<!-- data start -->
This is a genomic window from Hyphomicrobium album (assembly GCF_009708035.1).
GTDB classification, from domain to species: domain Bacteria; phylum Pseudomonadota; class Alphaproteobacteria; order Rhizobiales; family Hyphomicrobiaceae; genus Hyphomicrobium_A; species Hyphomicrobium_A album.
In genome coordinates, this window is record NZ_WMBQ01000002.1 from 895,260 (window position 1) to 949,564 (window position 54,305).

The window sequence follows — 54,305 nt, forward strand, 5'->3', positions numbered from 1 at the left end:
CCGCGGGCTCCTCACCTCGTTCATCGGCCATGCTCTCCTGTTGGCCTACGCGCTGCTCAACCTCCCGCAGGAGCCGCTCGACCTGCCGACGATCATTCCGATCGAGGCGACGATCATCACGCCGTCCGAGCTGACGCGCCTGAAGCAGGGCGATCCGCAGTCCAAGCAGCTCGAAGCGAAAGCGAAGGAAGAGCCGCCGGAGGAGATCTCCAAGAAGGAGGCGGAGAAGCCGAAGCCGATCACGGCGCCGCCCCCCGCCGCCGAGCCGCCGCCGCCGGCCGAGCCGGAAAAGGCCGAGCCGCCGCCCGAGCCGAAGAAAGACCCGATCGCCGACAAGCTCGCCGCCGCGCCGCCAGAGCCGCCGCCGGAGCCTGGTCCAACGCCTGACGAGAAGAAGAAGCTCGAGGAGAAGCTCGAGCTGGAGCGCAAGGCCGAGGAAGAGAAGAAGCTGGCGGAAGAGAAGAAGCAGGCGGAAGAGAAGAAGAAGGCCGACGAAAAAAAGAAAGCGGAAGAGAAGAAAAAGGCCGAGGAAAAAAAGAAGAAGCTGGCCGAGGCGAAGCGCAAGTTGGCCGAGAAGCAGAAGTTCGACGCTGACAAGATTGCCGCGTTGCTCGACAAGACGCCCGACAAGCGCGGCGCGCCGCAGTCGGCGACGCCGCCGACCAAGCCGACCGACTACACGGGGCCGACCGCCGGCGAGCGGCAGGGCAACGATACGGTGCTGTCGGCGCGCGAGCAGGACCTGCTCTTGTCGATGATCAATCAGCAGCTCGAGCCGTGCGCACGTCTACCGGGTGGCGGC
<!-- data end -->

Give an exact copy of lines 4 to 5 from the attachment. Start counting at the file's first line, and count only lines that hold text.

The window sequence follows — 54,305 nt, forward strand, 5'->3', positions numbered from 1 at the left end:
CCGCGGGCTCCTCACCTCGTTCATCGGCCATGCTCTCCTGTTGGCCTACGCGCTGCTCAACCTCCCGCAGGAGCCGCTCGACCTGCCGACGATCATTCCGATCGAGGCGACGATCATCACGCCGTCCGAGCTGACGCGCCTGAAGCAGGGCGATCCGCAGTCCAAGCAGCTCGAAGCGAAAGCGAAGGAAGAGCCGCCGGAGGAGATCTCCAAGAAGGAGGCGGAGAAGCCGAAGCCGATCACGGCGCCGCCCCCCGCCGCCGAGCCGCCGCCGCCGGCCGAGCCGGAAAAGGCCGAGCCGCCGCCCGAGCCGAAGAAAGACCCGATCGCCGACAAGCTCGCCGCCGCGCCGCCAGAGCCGCCGCCGGAGCCTGGTCCAACGCCTGACGAGAAGAAGAAGCTCGAGGAGAAGCTCGAGCTGGAGCGCAAGGCCGAGGAAGAGAAGAAGCTGGCGGAAGAGAAGAAGCAGGCGGAAGAGAAGAAGAAGGCCGACGAAAAAAAGAAAGCGGAAGAGAAGAAAAAGGCCGAGGAAAAAAAGAAGAAGCTGGCCGAGGCGAAGCGCAAGTTGGCCGAGAAGCAGAAGTTCGACGCTGACAAGATTGCCGCGTTGCTCGACAAGACGCCCGACAAGCGCGGCGCGCCGCAGTCGGCGACGCCGCCGACCAAGCCGACCGACTACACGGGGCCGACCGCCGGCGAGCGGCAGGGCAACGATACGGTGCTGTCGGCGCGCGAGCAGGACCTGCTCTTGTCGATGATCAATCAGCAGCTCGAGCCGTGCGCACGTCTACCGGGTGGCGGC